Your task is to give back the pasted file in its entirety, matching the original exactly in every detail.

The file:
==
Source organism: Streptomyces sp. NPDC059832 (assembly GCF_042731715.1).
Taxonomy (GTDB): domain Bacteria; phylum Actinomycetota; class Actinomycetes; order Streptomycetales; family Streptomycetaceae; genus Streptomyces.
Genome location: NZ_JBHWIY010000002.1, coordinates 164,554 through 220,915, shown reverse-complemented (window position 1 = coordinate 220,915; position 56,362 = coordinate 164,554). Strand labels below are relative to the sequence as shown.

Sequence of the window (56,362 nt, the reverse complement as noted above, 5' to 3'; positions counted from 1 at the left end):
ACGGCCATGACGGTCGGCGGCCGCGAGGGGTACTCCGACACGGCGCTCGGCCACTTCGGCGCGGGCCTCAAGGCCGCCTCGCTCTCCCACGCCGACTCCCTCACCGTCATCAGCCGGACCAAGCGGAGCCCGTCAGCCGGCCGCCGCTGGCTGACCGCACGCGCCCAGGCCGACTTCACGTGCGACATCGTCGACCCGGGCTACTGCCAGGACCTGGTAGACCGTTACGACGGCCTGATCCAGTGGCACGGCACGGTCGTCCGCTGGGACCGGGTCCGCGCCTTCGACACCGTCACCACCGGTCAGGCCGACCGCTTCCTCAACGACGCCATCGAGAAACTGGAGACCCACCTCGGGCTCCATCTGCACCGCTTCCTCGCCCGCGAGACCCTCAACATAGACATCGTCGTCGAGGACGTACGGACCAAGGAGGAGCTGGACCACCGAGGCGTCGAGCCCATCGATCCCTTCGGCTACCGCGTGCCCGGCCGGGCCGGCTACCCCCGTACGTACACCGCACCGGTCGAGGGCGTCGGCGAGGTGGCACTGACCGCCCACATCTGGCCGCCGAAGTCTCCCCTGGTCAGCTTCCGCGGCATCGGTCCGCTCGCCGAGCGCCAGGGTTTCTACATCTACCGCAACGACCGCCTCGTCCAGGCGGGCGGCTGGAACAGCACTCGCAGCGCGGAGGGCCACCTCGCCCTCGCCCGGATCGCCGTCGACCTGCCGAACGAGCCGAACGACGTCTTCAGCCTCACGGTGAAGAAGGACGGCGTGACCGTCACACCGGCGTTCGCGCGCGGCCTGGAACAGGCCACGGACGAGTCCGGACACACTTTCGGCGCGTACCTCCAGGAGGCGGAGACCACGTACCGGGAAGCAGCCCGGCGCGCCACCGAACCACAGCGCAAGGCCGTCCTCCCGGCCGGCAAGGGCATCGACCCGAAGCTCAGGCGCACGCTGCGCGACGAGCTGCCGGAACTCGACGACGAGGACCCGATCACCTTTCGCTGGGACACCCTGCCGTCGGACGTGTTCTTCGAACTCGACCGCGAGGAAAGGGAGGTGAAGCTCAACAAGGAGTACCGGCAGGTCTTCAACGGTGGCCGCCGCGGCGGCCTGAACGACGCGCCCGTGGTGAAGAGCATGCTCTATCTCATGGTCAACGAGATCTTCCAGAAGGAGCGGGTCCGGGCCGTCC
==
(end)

Source organism: Streptomyces sp. NPDC059832 (assembly GCF_042731715.1).
Taxonomy (GTDB): domain Bacteria; phylum Actinomycetota; class Actinomycetes; order Streptomycetales; family Streptomycetaceae; genus Streptomyces.
Genome location: NZ_JBHWIY010000002.1, coordinates 164,554 through 220,915, shown reverse-complemented (window position 1 = coordinate 220,915; position 56,362 = coordinate 164,554). Strand labels below are relative to the sequence as shown.

Sequence of the window (56,362 nt, the reverse complement as noted above, 5' to 3'; positions counted from 1 at the left end):
ACGGCCATGACGGTCGGCGGCCGCGAGGGGTACTCCGACACGGCGCTCGGCCACTTCGGCGCGGGCCTCAAGGCCGCCTCGCTCTCCCACGCCGACTCCCTCACCGTCATCAGCCGGACCAAGCGGAGCCCGTCAGCCGGCCGCCGCTGGCTGACCGCACGCGCCCAGGCCGACTTCACGTGCGACATCGTCGACCCGGGCTACTGCCAGGACCTGGTAGACCGTTACGACGGCCTGATCCAGTGGCACGGCACGGTCGTCCGCTGGGACCGGGTCCGCGCCTTCGACACCGTCACCACCGGTCAGGCCGACCGCTTCCTCAACGACGCCATCGAGAAACTGGAGACCCACCTCGGGCTCCATCTGCACCGCTTCCTCGCCCGCGAGACCCTCAACATAGACATCGTCGTCGAGGACGTACGGACCAAGGAGGAGCTGGACCACCGAGGCGTCGAGCCCATCGATCCCTTCGGCTACCGCGTGCCCGGCCGGGCCGGCTACCCCCGTACGTACACCGCACCGGTCGAGGGCGTCGGCGAGGTGGCACTGACCGCCCACATCTGGCCGCCGAAGTCTCCCCTGGTCAGCTTCCGCGGCATCGGTCCGCTCGCCGAGCGCCAGGGTTTCTACATCTACCGCAACGACCGCCTCGTCCAGGCGGGCGGCTGGAACAGCACTCGCAGCGCGGAGGGCCACCTCGCCCTCGCCCGGATCGCCGTCGACCTGCCGAACGAGCCGAACGACGTCTTCAGCCTCACGGTGAAGAAGGACGGCGTGACCGTCACACCGGCGTTCGCGCGCGGCCTGGAACAGGCCACGGACGAGTCCGGACACACTTTCGGCGCGTACCTCCAGGAGGCGGAGACCACGTACCGGGAAGCAGCCCGGCGCGCCACCGAACCACAGCGCAAGGCCGTCCTCCCGGCCGGCAAGGGCATCGACCCGAAGCTCAGGCGCACGCTGCGCGACGAGCTGCCGGAACTCGACGACGAGGACCCGATCACCTTTCGCTGGGACACCCTGCCGTCGGACGTGTTCTTCGAACTCGACCGCGAGGAAAGGGAGGTGAAGCTCAACAAGGAGTACCGGCAGGTCTTCAACGGTGGCCGCCGCGGCGGCCTGAACGACGCGCCCGTGGTGAAGAGCATGCTCTATCTCATGGTCAACGAGATCTTCCAGAAGGAGCGGGTCCGGGCCGTCC